End of life in Switzerland: an alarming finding

The report on end-of-life management in Switzerland by the Swiss National Science Foundation (SNSF) and the National Research Programme (NRP 67) is identifying gaps and reflecting on how to improve the management strategy.


Most patients die in hospital where palliative care is still not widely practised. Assistance to end one's life at home is  "not widely known or accessible", the cost of care "is not covered by health insurance" and professional guidance for carers is non-existent.


For individuals who end their lives in institutions, "a medical decision is taken" in order to "not prolong or even shorten a patient's life": "In 25% of deaths, doctors did not consult the individual prior to their decision despite the fact that the patient was still capable of making a judgement. Doctors consulted relatives or knew the patient's end-of-life choices in only 50% of cases. This figure increases to 66% when the individual has a cognitive impairment or disability, even if he/she is capable or partially capable of making a judgement". These decisions do not comply with legislation or "the principles of medical ethics".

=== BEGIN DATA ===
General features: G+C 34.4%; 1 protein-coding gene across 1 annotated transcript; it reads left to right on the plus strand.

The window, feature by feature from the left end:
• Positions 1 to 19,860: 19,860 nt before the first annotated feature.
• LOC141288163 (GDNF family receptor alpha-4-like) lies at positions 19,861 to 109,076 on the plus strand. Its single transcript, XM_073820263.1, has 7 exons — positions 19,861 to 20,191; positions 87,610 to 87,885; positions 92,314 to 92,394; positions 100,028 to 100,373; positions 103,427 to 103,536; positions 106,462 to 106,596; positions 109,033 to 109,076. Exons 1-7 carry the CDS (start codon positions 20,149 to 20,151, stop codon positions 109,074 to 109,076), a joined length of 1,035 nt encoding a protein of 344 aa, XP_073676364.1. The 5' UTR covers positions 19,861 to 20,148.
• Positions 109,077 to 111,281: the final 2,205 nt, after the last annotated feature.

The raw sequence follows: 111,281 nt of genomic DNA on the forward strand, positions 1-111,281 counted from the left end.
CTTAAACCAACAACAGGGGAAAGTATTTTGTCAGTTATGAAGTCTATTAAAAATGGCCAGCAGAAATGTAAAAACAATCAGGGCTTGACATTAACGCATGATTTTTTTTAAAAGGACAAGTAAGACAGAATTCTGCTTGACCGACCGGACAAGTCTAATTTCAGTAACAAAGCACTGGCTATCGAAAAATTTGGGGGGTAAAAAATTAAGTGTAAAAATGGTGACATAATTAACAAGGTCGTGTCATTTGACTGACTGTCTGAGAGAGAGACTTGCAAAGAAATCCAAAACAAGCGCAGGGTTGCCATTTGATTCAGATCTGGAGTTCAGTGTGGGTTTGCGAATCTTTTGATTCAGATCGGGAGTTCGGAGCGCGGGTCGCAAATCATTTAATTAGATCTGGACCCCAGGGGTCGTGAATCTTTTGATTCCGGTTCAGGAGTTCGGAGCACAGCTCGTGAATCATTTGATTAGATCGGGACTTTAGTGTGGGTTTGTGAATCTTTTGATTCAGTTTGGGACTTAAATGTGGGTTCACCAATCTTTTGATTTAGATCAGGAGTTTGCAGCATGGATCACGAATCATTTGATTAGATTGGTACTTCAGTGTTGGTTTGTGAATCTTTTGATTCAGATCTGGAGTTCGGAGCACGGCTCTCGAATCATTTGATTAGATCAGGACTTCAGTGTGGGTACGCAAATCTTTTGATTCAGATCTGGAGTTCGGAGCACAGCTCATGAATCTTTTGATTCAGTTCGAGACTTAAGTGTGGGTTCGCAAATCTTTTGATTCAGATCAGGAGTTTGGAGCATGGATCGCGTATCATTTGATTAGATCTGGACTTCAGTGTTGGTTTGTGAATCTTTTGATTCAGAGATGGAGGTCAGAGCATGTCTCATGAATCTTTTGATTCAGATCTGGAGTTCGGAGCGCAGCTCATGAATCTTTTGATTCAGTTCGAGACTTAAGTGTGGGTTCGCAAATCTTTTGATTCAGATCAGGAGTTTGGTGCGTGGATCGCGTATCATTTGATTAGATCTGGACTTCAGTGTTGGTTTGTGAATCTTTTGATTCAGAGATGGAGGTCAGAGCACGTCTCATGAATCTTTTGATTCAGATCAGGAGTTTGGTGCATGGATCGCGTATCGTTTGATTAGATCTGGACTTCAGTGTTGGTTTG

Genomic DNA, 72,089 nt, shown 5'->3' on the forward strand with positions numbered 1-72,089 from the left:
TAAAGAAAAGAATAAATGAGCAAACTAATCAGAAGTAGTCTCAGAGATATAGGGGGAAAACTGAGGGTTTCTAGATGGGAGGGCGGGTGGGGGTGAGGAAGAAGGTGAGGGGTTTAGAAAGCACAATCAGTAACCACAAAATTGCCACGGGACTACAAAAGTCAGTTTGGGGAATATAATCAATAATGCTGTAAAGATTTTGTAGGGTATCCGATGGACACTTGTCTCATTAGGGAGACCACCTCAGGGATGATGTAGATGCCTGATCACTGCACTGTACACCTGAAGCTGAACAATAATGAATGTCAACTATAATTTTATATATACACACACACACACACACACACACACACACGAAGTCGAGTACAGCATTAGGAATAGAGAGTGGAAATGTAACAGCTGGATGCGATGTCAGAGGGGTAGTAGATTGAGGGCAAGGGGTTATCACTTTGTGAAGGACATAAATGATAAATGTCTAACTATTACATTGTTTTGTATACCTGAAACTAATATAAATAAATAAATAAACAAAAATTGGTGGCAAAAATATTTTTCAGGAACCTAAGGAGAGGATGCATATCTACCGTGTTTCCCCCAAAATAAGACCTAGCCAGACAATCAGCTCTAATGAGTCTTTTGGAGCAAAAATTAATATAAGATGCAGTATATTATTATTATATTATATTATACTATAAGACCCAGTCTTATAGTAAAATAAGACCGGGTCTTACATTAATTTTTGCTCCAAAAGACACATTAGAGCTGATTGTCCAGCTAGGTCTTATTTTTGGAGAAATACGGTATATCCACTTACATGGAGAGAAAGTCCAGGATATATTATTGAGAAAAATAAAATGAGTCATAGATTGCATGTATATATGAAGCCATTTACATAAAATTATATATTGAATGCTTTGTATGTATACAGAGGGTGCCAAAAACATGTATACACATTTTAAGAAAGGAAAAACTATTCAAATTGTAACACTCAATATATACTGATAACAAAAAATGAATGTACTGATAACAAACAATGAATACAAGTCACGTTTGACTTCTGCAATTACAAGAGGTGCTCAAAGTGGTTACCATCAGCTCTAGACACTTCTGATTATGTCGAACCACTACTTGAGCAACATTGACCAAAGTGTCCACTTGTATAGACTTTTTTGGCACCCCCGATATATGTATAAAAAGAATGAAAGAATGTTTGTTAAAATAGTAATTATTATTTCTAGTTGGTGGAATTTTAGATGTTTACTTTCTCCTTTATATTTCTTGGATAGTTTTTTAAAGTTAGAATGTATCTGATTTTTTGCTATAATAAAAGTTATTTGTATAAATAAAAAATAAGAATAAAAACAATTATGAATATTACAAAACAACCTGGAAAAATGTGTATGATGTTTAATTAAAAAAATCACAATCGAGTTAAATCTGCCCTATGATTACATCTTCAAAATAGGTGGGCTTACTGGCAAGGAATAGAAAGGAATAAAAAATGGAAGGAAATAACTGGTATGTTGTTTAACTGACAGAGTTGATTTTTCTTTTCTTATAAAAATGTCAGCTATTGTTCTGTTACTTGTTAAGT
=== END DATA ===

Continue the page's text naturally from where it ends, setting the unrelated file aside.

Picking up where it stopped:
Doctors feel out of their depth when assessing a patient's "ability to make a judgement", and "without any valid tools to assist them in the evaluation process". They feel "unsure of themselves" when faced with end-of-life questions of a legal, spiritual or ethical nature.  This feeling is enhanced by a lack of training and dialogue. In its report, NRP 67 also calls for "professional associations to guarantee initial and continuous training in palliative care and to clarify restrictive medical-ethical principles".


The lack of co-operation between the end-of-life stakeholders—a source of discontinuity and error in terms of follow-up and care—is also highlighted. This shows that the monitoring of end-of-life individual requirements focuses too closely on the "curative" aspect.


The report denounces "unsatisfactory medical-legal audits in assisted suicide and deep sedation procedures". Only half of the assisted suicides registered with the Swiss Federal Statistical Office between 1985 and 2013 "were in fact investigated".


Finally, in 2013, "one in six people died in hospital following the discontinuation of food and water whilst the patient  was sedated", i.e. following euthanasia which is nevertheless against the law to this day in Switzerland.


Institut européen de bioéthique (13/12/2017)